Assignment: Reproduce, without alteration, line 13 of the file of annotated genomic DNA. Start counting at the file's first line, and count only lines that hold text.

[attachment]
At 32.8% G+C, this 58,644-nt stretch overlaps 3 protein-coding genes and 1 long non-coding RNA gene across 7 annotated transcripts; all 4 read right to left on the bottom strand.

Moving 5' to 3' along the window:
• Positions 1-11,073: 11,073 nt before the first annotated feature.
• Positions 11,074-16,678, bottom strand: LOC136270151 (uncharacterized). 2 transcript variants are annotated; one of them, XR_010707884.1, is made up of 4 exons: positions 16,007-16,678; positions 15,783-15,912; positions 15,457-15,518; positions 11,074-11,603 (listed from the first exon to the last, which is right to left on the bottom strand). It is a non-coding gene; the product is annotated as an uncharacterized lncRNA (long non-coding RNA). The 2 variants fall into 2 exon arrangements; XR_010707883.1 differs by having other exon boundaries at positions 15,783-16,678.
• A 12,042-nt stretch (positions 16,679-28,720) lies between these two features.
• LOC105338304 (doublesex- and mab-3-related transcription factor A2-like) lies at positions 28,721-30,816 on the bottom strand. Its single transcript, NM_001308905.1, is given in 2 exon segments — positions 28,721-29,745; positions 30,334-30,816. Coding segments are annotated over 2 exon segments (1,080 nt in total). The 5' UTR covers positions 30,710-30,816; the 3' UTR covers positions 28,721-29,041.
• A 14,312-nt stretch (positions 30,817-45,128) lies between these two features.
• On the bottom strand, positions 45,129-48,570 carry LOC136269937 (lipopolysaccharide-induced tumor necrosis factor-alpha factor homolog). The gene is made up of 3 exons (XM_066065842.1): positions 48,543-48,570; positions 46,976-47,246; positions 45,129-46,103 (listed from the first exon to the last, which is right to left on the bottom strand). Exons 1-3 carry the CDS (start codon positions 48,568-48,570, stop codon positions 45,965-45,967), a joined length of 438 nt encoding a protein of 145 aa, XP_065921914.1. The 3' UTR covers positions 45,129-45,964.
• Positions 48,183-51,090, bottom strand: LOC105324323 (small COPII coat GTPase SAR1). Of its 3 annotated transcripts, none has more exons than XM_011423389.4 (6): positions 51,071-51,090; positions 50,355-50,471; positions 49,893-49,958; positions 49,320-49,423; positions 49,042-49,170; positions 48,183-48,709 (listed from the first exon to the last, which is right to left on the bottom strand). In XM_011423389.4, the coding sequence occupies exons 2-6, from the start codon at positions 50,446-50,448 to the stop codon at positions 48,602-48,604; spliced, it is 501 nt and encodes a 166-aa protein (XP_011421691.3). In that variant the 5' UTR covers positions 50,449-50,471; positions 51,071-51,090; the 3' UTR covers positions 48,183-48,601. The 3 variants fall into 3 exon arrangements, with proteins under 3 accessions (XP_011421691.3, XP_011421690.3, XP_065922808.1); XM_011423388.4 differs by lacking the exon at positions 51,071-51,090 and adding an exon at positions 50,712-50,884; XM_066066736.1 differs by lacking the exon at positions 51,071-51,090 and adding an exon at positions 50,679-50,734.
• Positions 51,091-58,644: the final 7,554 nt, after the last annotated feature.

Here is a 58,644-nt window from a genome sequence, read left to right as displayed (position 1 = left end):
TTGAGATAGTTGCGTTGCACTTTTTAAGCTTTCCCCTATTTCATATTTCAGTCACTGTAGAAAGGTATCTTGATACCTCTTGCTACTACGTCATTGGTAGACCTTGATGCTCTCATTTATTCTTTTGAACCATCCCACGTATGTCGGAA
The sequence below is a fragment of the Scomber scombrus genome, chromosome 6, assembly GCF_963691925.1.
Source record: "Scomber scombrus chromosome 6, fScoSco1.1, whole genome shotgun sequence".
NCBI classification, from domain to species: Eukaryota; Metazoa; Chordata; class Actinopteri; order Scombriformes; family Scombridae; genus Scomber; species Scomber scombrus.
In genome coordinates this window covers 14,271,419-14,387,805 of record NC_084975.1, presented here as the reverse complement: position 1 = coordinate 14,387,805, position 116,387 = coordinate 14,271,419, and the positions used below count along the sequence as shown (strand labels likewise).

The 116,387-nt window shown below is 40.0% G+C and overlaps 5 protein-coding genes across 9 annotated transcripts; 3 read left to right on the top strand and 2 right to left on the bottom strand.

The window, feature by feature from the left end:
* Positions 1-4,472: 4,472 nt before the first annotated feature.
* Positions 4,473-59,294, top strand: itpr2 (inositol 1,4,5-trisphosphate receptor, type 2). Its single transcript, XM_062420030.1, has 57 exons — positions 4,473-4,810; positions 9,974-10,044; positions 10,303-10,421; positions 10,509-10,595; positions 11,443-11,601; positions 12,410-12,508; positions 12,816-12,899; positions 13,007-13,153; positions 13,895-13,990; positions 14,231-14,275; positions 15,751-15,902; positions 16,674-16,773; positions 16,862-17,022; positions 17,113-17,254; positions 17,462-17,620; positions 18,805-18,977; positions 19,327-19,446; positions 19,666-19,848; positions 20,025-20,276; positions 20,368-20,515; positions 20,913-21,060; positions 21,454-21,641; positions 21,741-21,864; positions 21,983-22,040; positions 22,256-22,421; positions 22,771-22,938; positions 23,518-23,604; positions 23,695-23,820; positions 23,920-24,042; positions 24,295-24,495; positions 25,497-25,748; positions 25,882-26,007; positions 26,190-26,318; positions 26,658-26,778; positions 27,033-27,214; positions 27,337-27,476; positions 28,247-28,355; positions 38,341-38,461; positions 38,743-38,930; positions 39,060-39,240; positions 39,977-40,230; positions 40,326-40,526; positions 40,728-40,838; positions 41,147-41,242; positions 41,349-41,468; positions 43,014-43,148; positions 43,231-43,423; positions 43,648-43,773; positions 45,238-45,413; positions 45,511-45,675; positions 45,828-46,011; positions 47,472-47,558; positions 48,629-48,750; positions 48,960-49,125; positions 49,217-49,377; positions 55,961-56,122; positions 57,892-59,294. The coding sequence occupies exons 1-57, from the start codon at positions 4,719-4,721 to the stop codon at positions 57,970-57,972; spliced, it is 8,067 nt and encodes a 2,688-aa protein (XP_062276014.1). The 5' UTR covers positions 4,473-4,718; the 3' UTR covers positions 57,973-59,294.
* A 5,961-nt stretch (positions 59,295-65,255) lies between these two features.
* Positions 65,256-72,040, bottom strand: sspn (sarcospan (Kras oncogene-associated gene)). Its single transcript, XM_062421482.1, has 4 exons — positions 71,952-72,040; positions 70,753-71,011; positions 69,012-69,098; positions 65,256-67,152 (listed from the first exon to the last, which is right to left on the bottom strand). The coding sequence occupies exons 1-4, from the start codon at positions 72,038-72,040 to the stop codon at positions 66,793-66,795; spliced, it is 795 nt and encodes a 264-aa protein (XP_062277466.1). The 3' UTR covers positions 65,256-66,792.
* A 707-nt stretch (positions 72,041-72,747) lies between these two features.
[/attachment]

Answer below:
The sequence below is a fragment of the Scomber scombrus genome, chromosome 6, assembly GCF_963691925.1.